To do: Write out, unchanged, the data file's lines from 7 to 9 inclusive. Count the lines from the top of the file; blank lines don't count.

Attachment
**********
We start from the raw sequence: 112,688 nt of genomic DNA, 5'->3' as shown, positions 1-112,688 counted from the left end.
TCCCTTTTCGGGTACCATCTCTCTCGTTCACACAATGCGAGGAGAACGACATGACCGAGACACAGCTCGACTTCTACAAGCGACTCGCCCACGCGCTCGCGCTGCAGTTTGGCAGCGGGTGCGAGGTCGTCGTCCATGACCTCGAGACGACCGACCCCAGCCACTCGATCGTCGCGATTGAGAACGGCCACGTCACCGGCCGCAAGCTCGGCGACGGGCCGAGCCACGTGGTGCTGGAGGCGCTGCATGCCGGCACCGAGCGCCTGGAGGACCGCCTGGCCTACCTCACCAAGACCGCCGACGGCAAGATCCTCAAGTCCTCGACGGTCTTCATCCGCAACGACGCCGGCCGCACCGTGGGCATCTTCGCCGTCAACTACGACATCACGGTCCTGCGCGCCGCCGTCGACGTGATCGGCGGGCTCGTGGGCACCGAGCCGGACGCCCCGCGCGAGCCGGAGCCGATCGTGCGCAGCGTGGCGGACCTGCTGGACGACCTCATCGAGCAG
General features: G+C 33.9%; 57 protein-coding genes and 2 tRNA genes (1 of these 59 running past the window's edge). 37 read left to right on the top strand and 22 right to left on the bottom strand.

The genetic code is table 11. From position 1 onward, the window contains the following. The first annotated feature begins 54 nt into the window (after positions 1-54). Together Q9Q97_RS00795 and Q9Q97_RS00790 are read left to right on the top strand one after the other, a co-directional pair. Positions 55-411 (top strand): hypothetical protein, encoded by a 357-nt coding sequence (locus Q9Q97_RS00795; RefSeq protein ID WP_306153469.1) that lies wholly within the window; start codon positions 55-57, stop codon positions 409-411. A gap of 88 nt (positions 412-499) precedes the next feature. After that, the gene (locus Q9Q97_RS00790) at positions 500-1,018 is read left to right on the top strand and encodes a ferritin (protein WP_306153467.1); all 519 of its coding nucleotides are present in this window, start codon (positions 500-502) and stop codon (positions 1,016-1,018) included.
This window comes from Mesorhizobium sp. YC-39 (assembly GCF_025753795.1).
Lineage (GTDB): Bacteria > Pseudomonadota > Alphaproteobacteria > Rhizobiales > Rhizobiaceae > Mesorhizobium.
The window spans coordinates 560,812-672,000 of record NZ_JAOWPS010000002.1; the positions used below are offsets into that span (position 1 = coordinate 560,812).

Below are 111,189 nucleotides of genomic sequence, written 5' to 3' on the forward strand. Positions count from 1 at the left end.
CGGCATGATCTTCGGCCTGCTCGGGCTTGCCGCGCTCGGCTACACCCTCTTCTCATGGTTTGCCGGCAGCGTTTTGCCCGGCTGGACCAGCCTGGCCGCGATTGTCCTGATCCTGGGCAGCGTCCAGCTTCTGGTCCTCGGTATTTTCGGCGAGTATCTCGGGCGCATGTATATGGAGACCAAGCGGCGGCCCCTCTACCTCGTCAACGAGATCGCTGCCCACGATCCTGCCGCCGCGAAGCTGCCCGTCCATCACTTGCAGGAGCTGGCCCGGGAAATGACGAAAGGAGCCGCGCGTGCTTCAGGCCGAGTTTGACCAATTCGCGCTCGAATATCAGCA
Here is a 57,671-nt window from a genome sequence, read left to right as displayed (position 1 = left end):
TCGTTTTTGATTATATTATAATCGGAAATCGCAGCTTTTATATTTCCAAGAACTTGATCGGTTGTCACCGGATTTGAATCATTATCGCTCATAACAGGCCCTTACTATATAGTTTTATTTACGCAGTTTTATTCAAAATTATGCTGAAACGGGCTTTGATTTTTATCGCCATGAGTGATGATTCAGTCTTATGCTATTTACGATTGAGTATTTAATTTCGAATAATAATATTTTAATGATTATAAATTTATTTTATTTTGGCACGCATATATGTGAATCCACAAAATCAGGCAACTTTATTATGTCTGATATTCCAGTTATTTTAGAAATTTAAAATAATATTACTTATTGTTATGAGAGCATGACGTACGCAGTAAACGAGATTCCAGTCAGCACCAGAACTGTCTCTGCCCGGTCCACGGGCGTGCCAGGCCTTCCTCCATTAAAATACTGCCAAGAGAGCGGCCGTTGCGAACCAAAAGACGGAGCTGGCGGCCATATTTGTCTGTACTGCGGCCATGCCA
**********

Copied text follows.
The window spans coordinates 560,812-672,000 of record NZ_JAOWPS010000002.1; the positions used below are offsets into that span (position 1 = coordinate 560,812).

Below are 111,189 nucleotides of genomic sequence, written 5' to 3' on the forward strand. Positions count from 1 at the left end.
CGGCATGATCTTCGGCCTGCTCGGGCTTGCCGCGCTCGGCTACACCCTCTTCTCATGGTTTGCCGGCAGCGTTTTGCCCGGCTGGACCAGCCTGGCCGCGATTGTCCTGATCCTGGGCAGCGTCCAGCTTCTGGTCCTCGGTATTTTCGGCGAGTATCTCGGGCGCATGTATATGGAGACCAAGCGGCGGCCCCTCTACCTCGTCAACGAGATCGCTGCCCACGATCCTGCCGCCGCGAAGCTGCCCGTCCATCACTTGCAGGAGCTGGCCCGGGAAATGACGAAAGGAGCCGCGCGTGCTTCAGGCCGAGTTTGACCAATTCGCGCTCGAATATCAGCA